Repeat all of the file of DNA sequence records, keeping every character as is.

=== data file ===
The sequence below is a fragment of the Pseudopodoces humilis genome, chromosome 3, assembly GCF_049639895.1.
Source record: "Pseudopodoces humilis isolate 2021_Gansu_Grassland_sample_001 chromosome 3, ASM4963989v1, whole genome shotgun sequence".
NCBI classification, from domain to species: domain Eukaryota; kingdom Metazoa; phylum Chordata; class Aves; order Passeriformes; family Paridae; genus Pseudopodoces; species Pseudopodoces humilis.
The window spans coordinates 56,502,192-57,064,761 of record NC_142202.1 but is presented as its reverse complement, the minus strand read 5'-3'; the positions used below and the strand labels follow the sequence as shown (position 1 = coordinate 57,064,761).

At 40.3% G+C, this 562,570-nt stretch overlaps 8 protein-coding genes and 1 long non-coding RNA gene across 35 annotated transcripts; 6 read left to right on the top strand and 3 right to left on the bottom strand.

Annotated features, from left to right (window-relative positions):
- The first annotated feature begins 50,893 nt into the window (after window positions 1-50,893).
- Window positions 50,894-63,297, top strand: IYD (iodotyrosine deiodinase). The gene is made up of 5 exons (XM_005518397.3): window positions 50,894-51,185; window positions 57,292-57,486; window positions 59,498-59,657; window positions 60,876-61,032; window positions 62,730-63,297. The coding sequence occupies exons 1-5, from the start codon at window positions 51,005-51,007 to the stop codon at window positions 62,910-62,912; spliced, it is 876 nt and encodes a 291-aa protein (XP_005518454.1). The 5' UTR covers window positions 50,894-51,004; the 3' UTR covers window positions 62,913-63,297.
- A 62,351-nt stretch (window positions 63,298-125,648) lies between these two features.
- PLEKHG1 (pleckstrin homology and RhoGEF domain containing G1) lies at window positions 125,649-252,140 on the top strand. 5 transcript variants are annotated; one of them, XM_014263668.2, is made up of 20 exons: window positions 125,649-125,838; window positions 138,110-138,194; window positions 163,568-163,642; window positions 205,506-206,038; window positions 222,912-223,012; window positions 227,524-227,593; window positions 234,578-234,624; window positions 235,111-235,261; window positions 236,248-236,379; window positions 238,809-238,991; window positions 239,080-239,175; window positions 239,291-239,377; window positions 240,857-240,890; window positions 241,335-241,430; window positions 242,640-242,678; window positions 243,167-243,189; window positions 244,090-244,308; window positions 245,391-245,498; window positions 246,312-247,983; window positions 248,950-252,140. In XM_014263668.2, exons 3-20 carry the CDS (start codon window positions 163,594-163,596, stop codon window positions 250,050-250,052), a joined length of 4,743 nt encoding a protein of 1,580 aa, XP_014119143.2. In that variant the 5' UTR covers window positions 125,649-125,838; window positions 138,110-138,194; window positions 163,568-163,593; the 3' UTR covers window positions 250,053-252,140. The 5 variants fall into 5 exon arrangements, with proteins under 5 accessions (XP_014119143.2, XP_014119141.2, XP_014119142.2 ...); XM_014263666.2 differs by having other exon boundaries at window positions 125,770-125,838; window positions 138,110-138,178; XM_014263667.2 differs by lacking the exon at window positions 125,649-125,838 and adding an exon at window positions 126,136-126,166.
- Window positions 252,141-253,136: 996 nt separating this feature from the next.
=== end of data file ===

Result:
The sequence below is a fragment of the Pseudopodoces humilis genome, chromosome 3, assembly GCF_049639895.1.
Source record: "Pseudopodoces humilis isolate 2021_Gansu_Grassland_sample_001 chromosome 3, ASM4963989v1, whole genome shotgun sequence".
NCBI classification, from domain to species: domain Eukaryota; kingdom Metazoa; phylum Chordata; class Aves; order Passeriformes; family Paridae; genus Pseudopodoces; species Pseudopodoces humilis.
The window spans coordinates 56,502,192-57,064,761 of record NC_142202.1 but is presented as its reverse complement, the minus strand read 5'-3'; the positions used below and the strand labels follow the sequence as shown (position 1 = coordinate 57,064,761).

At 40.3% G+C, this 562,570-nt stretch overlaps 8 protein-coding genes and 1 long non-coding RNA gene across 35 annotated transcripts; 6 read left to right on the top strand and 3 right to left on the bottom strand.

Annotated features, from left to right (window-relative positions):
- The first annotated feature begins 50,893 nt into the window (after window positions 1-50,893).
- Window positions 50,894-63,297, top strand: IYD (iodotyrosine deiodinase). The gene is made up of 5 exons (XM_005518397.3): window positions 50,894-51,185; window positions 57,292-57,486; window positions 59,498-59,657; window positions 60,876-61,032; window positions 62,730-63,297. The coding sequence occupies exons 1-5, from the start codon at window positions 51,005-51,007 to the stop codon at window positions 62,910-62,912; spliced, it is 876 nt and encodes a 291-aa protein (XP_005518454.1). The 5' UTR covers window positions 50,894-51,004; the 3' UTR covers window positions 62,913-63,297.
- A 62,351-nt stretch (window positions 63,298-125,648) lies between these two features.
- PLEKHG1 (pleckstrin homology and RhoGEF domain containing G1) lies at window positions 125,649-252,140 on the top strand. 5 transcript variants are annotated; one of them, XM_014263668.2, is made up of 20 exons: window positions 125,649-125,838; window positions 138,110-138,194; window positions 163,568-163,642; window positions 205,506-206,038; window positions 222,912-223,012; window positions 227,524-227,593; window positions 234,578-234,624; window positions 235,111-235,261; window positions 236,248-236,379; window positions 238,809-238,991; window positions 239,080-239,175; window positions 239,291-239,377; window positions 240,857-240,890; window positions 241,335-241,430; window positions 242,640-242,678; window positions 243,167-243,189; window positions 244,090-244,308; window positions 245,391-245,498; window positions 246,312-247,983; window positions 248,950-252,140. In XM_014263668.2, exons 3-20 carry the CDS (start codon window positions 163,594-163,596, stop codon window positions 250,050-250,052), a joined length of 4,743 nt encoding a protein of 1,580 aa, XP_014119143.2. In that variant the 5' UTR covers window positions 125,649-125,838; window positions 138,110-138,194; window positions 163,568-163,593; the 3' UTR covers window positions 250,053-252,140. The 5 variants fall into 5 exon arrangements, with proteins under 5 accessions (XP_014119143.2, XP_014119141.2, XP_014119142.2 ...); XM_014263666.2 differs by having other exon boundaries at window positions 125,770-125,838; window positions 138,110-138,178; XM_014263667.2 differs by lacking the exon at window positions 125,649-125,838 and adding an exon at window positions 126,136-126,166.
- Window positions 252,141-253,136: 996 nt separating this feature from the next.